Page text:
TAP SDG13 – Lesson Plan 1 – Experiment

The greenhouse effect experiment


  • 5 Jars – Using all 5 jars provides an opportunity to apply scientific theory and the scientific method.
  • Vinegar – White, standard vinegar is best.
  • Baking Soda – Also known as sodium bicarbonate or bicarb. Don’t use Baking Powder! It is a completely different chemical formula. 
  • Measuring cups and spoons 
  • Plastic Wrap – It must be clear and able to seal tightly without tearing. Unfortunately, plastic is needed for this science experiment. You can save the plastic and reuse it!
  • Elastic bands – Large enough to fit over the mouth of the jar to secure the plastic wrap.
  • Heat Source – A sunny window sill, a heat lamp, a space heater, or a heat vent/radiator. It just needs to provide lots of heat evenly between the jars.
  • Thermometer – A non-contact infrared thermometer or standard dual scale thermometers. If you use standard thermometers you will need one for each jar and a small knife or sharp scissors.
  • Masking Tape and Sharpie – For labeling the jars


Prepare the Jars

Start by labeling the jars. You will want:

  • Air (control)
  • Vinegar (control)
  • Baking Soda (control)
  • Reaction

The fifth jar does not need to be labeled, that one you will also be doing the reaction in, but without the plastic covering. 

The reason we are doing all of these controls, is that we want to show that it is not just the vinegar or just the baking soda, or just the chemical reaction causing our result. We want to prove it is the trapped carbon dioxide gas.

Prepare a piece of plastic wrap big enough to cover the mouth of the jar with a bit of extra down the sides so it can be sealed completely. Repeat for 4 jars. 

Add an elastic band for each piece of plastic wrap.

Place plastic wrap on the air jar and secure it with an elastic.

Add 1/4 cup of vinegar to the vinegar jar, then cover with plastic wrap and secure with an elastic.

Add 1 tablespoon of baking soda to the baking soda jar, cover with plastic wrap and secure with elastic.

Reaction Time!

his next step is easiest with two people.

Have one person read with the plastic wrap and elastic. The other person will add the baking soda to the jar, then add the vinegar.

VERY QUICKLY place the plastic wrap over the mouth of the jar and secure it with an elastic. We need to capture the gases from the reaction, so work fast!

Here comes the sun

Now place the jars in front of your heat source. Ensure they are positioned so they will all be heated evenly.

Leave the jars with the heat for 5 to 10 minutes. We tested at both the 5 minute and 10 minute mark.

This heat source is replicating the warming effect of the sun.

Chemical Reaction Comparison

While the four jars are warming, take your fifth jar. Add 1 tablespoon of baking soda and 1/4 cup of vinegar. Watch the bubbly reaction!

After about 30 seconds take a temperature reading. What do you notice? Baking soda and vinegar is an endothermic reaction! This is extremely interesting in the context of this greater experiment.

Temperature check

After your jars are warmed, it is time to take temperature readings.

If you are using a non-contact infrared thermometer, have your students take temperature readings from each jar, we found it best to aim straight down into the jar.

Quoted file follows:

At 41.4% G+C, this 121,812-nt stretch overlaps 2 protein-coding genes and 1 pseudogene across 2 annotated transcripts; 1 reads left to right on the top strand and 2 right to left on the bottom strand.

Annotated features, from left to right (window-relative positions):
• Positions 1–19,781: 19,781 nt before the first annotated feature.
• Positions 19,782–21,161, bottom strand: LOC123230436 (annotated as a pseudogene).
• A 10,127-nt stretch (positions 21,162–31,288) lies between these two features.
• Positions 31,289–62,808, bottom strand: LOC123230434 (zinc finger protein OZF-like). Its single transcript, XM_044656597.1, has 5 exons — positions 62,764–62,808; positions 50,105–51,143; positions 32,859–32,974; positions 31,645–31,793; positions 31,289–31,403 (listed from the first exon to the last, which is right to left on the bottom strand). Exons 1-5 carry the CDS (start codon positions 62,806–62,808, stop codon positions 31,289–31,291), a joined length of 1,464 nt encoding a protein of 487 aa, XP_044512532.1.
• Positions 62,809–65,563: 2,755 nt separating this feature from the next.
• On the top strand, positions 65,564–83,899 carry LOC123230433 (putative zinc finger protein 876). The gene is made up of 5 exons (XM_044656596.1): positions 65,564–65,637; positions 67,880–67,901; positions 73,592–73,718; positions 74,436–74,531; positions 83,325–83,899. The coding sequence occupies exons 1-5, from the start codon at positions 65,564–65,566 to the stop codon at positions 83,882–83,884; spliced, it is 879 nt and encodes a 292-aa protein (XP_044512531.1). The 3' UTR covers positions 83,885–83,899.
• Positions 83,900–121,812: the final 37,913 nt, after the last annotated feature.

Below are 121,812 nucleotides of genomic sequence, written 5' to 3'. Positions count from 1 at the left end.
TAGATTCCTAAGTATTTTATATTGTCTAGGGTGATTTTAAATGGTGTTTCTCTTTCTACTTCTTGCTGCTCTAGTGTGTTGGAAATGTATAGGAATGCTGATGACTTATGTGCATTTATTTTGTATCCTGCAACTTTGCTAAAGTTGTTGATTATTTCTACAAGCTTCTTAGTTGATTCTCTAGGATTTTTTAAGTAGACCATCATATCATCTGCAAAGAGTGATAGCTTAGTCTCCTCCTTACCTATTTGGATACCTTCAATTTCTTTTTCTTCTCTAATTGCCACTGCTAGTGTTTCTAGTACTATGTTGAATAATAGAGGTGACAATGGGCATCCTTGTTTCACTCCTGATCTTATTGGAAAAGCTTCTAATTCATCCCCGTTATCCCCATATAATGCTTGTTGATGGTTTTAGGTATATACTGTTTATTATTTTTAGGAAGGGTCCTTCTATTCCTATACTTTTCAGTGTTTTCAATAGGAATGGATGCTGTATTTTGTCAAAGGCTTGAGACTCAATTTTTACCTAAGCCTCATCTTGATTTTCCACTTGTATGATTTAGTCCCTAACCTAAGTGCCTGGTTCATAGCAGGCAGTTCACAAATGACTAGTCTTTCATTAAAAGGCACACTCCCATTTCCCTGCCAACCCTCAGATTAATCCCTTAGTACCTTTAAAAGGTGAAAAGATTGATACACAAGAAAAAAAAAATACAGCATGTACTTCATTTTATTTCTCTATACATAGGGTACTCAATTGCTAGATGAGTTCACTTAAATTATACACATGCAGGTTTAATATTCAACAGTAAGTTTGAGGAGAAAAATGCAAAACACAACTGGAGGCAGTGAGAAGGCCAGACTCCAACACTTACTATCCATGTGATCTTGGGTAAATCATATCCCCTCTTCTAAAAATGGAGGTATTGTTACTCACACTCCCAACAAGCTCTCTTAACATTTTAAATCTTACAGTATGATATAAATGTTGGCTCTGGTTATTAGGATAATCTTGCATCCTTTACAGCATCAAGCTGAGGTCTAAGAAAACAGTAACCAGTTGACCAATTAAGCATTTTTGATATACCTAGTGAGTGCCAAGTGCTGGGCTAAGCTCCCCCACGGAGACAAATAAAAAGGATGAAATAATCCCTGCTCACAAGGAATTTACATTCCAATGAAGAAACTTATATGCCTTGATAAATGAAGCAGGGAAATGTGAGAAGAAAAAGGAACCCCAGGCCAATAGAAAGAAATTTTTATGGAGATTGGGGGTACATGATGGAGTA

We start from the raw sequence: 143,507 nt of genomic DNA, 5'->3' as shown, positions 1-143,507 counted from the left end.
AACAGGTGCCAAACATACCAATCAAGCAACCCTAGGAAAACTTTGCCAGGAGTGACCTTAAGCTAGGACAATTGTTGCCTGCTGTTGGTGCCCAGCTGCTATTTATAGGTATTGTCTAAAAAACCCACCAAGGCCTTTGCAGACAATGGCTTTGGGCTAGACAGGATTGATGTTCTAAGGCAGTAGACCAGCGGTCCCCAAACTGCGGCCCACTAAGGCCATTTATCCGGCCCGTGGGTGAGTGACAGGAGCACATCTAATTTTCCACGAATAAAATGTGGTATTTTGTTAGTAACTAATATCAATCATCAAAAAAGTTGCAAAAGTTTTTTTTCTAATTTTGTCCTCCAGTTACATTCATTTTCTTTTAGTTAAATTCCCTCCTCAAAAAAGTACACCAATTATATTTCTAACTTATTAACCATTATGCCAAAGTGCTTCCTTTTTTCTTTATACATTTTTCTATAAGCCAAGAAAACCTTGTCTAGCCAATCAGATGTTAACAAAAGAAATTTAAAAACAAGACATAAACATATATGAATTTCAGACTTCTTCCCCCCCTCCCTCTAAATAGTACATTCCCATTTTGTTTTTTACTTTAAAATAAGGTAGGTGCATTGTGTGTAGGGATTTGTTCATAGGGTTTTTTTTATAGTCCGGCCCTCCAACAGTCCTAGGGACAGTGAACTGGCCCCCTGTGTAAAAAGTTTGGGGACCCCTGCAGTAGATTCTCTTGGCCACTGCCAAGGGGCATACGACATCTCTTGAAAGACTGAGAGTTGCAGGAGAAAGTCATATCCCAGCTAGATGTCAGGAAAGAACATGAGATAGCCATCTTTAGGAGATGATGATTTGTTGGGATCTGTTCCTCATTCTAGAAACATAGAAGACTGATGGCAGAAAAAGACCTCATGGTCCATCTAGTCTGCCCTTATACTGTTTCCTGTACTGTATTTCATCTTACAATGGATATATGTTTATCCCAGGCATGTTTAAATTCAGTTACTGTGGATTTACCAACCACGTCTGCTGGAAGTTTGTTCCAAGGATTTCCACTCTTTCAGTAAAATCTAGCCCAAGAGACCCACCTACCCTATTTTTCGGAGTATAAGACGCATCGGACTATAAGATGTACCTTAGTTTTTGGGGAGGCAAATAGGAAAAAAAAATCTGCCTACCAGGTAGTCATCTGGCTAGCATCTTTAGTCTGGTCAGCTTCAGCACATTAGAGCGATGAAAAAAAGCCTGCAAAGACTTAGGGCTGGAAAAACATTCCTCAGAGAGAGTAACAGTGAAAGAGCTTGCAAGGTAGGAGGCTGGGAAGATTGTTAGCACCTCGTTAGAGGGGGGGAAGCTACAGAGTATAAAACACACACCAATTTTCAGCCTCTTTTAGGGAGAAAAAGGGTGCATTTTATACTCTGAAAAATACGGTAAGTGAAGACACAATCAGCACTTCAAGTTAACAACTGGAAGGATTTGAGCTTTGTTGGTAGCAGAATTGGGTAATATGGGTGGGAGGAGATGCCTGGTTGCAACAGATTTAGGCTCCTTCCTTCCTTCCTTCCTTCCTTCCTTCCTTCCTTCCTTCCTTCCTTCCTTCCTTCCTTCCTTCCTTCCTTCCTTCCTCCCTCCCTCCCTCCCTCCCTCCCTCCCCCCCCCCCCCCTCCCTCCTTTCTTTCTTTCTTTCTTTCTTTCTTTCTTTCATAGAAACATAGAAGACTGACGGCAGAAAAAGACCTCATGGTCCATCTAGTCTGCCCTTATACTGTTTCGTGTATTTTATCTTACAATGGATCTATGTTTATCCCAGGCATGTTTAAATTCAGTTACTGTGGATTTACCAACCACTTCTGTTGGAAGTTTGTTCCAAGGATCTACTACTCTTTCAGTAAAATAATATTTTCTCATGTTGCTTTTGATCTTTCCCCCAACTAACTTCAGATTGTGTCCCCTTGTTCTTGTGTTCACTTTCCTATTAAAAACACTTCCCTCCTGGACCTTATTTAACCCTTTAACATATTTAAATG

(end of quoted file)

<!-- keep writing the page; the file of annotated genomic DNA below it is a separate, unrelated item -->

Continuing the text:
If you are using a standard thermometer, make a small slit in the plastic top of each jar, just big enough to slip the thermometer in without letting too much air escape. Place a thermometer in each jar. Wait one minute, then remove the thermometer and check the temperature readings.

What do you notice about the temperature readings? Record your results!

Greenhouse Effect Results

The chemical reaction in the enclosed jar is warmer than all the other jars with plastic covering. Those control jars are all about the same temperature. The coldest jar is the chemical reaction with no plastic covering. So cool!

The Greenhouse Science

The chemical reaction between baking soda and vinegar is an acid-base reaction. Baking soda is a base and vinegar is an acid. When we combine them, they react in a bubbly, endothermic reaction. Endothermic means it becomes colder during the reaction.

Here is the chemical formula of this reaction

C2H4O2 + NaHCO3 -> NaC2H3O2 + H2O + CO2(g)

vinegar + sodium bicarbonate -> sodium acetate + water + carbon dioxide(g)

Carbon dioxide is a gas, just like it is in the atmosphere, where it is one of the greenhouse gases.

In this experiment we are trapping the carbon dioxide gas in the jar. When heat is applied, the carbon dioxide traps more heat in the jar than our controls.

Where this becomes really interesting, is when the students realise the reaction is endothermic, as demonstrated in our open chemical reaction jar. That means the jar with the trapped carbon dioxide not only traps heat, but it traps enough heat to counteract the endothermic reaction, and still make that jar warmer than the controls.

That is one powerhouse of a greenhouse effect!


If you have problems with this experiment there may be a few things to look at.

First, make sure your jars are being evenly heated. Depending on how you heat your jars, certain jars may be getting more heat than others. If you are using heat lamps, you may want to ensure you have one heat lamp per jar and place them equal distances from each jar.

If you use a standard thermometer, make sure your slit is not letting too much of the carbon dioxide out of the jar, it will take the heat with it.

When the reaction is triggered, make sure you act fast to get that plastic wrap on there and trap those gases!

Source: https://www.steampoweredfamily.com/activities/the-greenhouse-effect-experiment/